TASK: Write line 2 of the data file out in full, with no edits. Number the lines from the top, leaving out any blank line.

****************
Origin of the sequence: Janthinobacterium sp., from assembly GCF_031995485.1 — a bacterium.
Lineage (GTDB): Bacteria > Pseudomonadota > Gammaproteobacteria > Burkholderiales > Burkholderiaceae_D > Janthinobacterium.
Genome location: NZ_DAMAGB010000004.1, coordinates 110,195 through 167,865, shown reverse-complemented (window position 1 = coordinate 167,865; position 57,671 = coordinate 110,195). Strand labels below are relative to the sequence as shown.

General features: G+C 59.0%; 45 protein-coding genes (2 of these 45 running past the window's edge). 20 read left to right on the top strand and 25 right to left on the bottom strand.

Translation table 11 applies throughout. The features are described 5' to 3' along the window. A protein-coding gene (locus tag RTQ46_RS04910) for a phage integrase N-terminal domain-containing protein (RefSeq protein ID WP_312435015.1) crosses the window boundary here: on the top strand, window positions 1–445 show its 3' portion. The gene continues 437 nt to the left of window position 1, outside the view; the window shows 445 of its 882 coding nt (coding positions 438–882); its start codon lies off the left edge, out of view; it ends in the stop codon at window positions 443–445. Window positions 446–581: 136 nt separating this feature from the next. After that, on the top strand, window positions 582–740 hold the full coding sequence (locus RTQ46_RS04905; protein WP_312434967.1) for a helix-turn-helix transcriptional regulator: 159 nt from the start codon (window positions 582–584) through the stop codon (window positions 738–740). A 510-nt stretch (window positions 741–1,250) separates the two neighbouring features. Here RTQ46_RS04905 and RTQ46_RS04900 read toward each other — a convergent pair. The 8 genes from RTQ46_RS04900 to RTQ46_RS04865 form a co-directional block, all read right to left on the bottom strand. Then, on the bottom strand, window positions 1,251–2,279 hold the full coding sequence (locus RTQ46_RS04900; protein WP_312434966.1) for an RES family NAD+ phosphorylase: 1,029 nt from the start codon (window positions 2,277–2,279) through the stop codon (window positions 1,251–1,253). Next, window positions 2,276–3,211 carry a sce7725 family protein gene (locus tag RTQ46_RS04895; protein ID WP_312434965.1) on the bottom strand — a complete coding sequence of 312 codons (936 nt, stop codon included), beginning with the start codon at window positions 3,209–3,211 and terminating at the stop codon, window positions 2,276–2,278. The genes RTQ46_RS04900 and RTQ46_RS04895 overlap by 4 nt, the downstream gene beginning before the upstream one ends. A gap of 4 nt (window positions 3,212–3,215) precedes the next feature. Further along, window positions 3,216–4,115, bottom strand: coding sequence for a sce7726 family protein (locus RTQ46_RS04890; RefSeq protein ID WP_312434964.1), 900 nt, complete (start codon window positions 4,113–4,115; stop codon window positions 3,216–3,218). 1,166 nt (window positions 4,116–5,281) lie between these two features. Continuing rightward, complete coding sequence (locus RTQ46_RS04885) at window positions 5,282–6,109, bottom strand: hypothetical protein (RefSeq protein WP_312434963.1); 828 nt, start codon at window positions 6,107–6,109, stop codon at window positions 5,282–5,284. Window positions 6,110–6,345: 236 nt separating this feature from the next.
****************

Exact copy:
Lineage (GTDB): Bacteria > Pseudomonadota > Gammaproteobacteria > Burkholderiales > Burkholderiaceae_D > Janthinobacterium.